Fourteen OFC officials took the opportunity to upskill in Sydney on the 25-26th of November. Football Federation Australia facilitated a VAR course for them, designed to show how the video assistant referee system works. The course was run by Mathew Cheeseman, Edward Lennie and Renae Coghill of the FFA.
A video assistant referee is a match official, with independent access to match footage, who may assist the referee only in the event of a ‘clear and obvious error’ or ‘serious missed incident’ in relation to goals, penalties, direct red card offences and clarifying identity of booked players.
The OFC officials that attended the course were: Veer Singh (FIJ), Avinesh Narayan (FIJ), Mederic Lacour (NC), Isaac Trevis (NZ), Anna-Marie Keighley (NZ), Noah Kusunan (PNG), Campbell Kirk Kawana Waugh (NZ), Stephanie Minan (PNG), David Yareboinen (PNG), Maria Salamasina (SAM), Ben Aukwai (SOL), Natalia Lumukana (SOL), Shama Mae (SOL) and Folio Moeaki (TGA).
OFC Head of Refereeing Kevin Stoltenkamp attended the course, and said that:
“Our commitment to providing our officials with every opportunity to perform on the world stage is highlighted by working in collaboration with Football Federation Australia on the VAR accreditation of our officials. This is a step in the right direction, with the announcement that a OFC Professional League is set for launch in 2025. OFC match Officials have always been professional in an amateur football environment in our region, which is required for them to get appointed to international competitions.”
For referee Anna-Marie Keighley, the opportunity was one that brought much value.
“There were three stations in operation all day going through clip after clip from previous matches. With seven referees and seven assistant referees [in attendance] you were in the hot seat pretty frequently. We then focused on offside and using crosshairs technology, then participated in full match simulations.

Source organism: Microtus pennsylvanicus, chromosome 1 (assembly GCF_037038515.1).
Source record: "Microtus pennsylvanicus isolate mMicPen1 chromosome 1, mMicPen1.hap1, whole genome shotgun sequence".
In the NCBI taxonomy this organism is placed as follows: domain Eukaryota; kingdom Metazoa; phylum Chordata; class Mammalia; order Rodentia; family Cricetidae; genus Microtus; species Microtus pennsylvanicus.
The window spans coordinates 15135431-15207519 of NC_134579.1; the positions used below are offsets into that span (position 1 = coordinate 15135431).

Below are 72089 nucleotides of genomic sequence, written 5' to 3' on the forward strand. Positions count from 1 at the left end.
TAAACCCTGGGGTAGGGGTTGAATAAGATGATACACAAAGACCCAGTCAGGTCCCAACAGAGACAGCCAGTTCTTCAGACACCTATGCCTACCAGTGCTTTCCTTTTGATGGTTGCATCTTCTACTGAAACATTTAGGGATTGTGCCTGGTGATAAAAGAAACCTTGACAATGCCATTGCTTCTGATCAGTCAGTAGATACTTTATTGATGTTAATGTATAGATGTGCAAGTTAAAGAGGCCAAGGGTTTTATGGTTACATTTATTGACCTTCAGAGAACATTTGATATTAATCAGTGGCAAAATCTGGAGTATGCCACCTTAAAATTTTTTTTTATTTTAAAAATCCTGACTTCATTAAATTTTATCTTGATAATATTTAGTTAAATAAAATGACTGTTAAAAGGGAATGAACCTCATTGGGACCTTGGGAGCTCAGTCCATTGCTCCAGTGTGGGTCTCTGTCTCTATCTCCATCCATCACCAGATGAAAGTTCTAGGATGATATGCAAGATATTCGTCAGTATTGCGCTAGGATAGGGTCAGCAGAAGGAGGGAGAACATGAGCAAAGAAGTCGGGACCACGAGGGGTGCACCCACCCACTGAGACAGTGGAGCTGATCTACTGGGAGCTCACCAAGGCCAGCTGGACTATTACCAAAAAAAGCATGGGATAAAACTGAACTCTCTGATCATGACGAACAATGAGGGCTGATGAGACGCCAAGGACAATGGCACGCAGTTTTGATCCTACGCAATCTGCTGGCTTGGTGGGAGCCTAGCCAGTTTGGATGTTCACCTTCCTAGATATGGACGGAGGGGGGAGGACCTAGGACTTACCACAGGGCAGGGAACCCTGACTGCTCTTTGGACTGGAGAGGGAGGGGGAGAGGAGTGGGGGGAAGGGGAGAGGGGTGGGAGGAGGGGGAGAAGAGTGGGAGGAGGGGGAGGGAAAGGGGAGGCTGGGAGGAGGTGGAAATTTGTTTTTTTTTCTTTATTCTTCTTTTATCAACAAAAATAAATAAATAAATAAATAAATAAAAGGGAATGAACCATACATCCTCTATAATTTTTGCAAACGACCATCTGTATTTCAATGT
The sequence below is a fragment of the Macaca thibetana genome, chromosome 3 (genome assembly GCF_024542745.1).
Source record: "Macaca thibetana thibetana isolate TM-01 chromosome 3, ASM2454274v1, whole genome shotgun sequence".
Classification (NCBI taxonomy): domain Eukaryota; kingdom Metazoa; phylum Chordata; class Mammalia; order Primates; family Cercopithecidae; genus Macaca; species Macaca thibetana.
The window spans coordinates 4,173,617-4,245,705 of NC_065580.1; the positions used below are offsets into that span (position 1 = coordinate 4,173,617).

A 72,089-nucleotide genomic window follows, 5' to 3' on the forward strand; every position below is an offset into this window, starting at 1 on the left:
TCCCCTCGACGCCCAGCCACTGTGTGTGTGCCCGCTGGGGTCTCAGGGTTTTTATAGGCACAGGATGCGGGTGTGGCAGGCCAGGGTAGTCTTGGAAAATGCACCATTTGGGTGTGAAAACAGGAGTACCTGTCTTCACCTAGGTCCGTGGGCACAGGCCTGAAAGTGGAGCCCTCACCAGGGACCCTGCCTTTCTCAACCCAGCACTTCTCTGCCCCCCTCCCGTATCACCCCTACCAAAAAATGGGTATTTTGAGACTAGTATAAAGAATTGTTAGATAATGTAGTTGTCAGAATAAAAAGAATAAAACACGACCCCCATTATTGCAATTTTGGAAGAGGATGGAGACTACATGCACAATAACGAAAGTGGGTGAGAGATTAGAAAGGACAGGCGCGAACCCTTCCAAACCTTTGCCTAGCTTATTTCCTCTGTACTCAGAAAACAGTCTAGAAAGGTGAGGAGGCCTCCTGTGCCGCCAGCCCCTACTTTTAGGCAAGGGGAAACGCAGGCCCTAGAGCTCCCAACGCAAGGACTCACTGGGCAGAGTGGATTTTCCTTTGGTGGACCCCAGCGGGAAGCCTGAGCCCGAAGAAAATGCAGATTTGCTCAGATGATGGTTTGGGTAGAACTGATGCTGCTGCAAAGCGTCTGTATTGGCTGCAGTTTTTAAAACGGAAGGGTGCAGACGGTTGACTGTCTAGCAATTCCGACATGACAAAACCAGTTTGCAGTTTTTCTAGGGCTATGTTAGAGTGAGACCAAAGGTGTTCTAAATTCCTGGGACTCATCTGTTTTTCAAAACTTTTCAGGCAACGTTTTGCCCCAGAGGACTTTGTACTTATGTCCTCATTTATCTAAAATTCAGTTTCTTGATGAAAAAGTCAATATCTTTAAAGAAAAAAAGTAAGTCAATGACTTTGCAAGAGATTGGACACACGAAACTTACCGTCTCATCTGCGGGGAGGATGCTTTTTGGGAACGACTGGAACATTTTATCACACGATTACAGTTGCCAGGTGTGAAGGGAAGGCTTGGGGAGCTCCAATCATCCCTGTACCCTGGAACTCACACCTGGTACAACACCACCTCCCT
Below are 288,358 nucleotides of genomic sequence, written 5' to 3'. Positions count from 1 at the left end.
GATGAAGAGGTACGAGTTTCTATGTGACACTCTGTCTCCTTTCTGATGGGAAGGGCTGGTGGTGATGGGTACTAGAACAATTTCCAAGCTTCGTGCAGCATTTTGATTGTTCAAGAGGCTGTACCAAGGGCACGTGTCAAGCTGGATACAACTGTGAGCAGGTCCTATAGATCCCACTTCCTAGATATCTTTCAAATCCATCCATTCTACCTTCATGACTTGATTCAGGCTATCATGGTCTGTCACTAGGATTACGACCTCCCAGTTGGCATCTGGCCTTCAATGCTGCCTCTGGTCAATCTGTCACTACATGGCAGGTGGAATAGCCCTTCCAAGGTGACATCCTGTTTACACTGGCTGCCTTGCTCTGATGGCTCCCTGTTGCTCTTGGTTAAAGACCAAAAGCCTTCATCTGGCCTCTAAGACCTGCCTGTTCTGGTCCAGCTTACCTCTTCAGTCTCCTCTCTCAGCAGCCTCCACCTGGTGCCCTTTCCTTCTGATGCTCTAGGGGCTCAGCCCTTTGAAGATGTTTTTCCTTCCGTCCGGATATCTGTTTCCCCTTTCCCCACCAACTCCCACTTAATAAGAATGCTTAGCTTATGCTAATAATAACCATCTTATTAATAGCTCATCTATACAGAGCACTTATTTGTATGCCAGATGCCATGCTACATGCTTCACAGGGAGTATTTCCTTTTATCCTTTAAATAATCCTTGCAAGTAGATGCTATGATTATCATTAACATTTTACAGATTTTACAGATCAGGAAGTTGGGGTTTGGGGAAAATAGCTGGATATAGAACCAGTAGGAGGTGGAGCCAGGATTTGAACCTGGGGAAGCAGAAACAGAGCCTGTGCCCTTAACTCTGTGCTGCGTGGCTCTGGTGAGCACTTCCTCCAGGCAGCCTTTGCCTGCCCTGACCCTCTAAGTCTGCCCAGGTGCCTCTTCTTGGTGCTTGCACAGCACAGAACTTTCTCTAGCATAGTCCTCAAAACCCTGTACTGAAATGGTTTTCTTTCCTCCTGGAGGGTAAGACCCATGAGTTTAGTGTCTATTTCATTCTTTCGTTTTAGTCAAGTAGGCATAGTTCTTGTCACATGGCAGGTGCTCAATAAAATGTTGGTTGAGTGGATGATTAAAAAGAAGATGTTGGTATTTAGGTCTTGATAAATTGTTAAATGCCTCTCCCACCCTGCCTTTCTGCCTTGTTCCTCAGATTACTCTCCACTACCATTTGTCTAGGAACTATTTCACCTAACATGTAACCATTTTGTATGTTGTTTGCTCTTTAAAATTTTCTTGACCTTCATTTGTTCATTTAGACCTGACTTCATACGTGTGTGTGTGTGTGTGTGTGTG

“Being able to have practical training in the Football Australia VAR Centre, with three FFA instructors, was invaluable. It was a great first step for OFC video match officials, which was made possible by the relationship between Kevin Stoltenkamp and the FFA Refereeing Department. This relationship has led to an opportunity that the match officials are all grateful for.”
The A-League became the first topflight professional club competition to use a VAR system, in 2017. One year later, the International Football Association Board (IFAB) wrote VAR into the Laws of the Game on a permanent basis, and it has been adopted into all major competitions, most notably at the last two FIFA World Cups.
Currently OFC is the only confederation that does not use VAR for our international competitions, so the opportunity to learn it first-hand from A-League officials was an invaluable experience.
A special thanks to Football Federation Australia for hosting our OFC referees, we look forward to future collaboration.